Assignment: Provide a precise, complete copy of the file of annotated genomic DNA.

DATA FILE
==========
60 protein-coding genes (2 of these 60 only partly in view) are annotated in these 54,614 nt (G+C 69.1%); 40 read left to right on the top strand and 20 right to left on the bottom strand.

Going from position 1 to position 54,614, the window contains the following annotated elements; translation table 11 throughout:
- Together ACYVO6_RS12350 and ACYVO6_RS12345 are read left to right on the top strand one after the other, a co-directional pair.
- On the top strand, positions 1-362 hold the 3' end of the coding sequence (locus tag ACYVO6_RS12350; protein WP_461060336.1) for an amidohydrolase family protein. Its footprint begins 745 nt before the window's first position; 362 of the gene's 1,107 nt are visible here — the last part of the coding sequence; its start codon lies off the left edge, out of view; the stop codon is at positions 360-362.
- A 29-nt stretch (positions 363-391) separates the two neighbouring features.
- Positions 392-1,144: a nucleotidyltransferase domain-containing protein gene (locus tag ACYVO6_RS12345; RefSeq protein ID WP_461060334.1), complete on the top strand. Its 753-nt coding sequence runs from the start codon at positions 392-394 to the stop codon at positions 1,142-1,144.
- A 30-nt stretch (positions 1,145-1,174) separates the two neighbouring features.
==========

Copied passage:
60 protein-coding genes (2 of these 60 only partly in view) are annotated in these 54,614 nt (G+C 69.1%); 40 read left to right on the top strand and 20 right to left on the bottom strand.

Going from position 1 to position 54,614, the window contains the following annotated elements; translation table 11 throughout:
- Together ACYVO6_RS12350 and ACYVO6_RS12345 are read left to right on the top strand one after the other, a co-directional pair.
- On the top strand, positions 1-362 hold the 3' end of the coding sequence (locus tag ACYVO6_RS12350; protein WP_461060336.1) for an amidohydrolase family protein. Its footprint begins 745 nt before the window's first position; 362 of the gene's 1,107 nt are visible here — the last part of the coding sequence; its start codon lies off the left edge, out of view; the stop codon is at positions 360-362.
- A 29-nt stretch (positions 363-391) separates the two neighbouring features.
- Positions 392-1,144: a nucleotidyltransferase domain-containing protein gene (locus tag ACYVO6_RS12345; RefSeq protein ID WP_461060334.1), complete on the top strand. Its 753-nt coding sequence runs from the start codon at positions 392-394 to the stop codon at positions 1,142-1,144.
- A 30-nt stretch (positions 1,145-1,174) separates the two neighbouring features.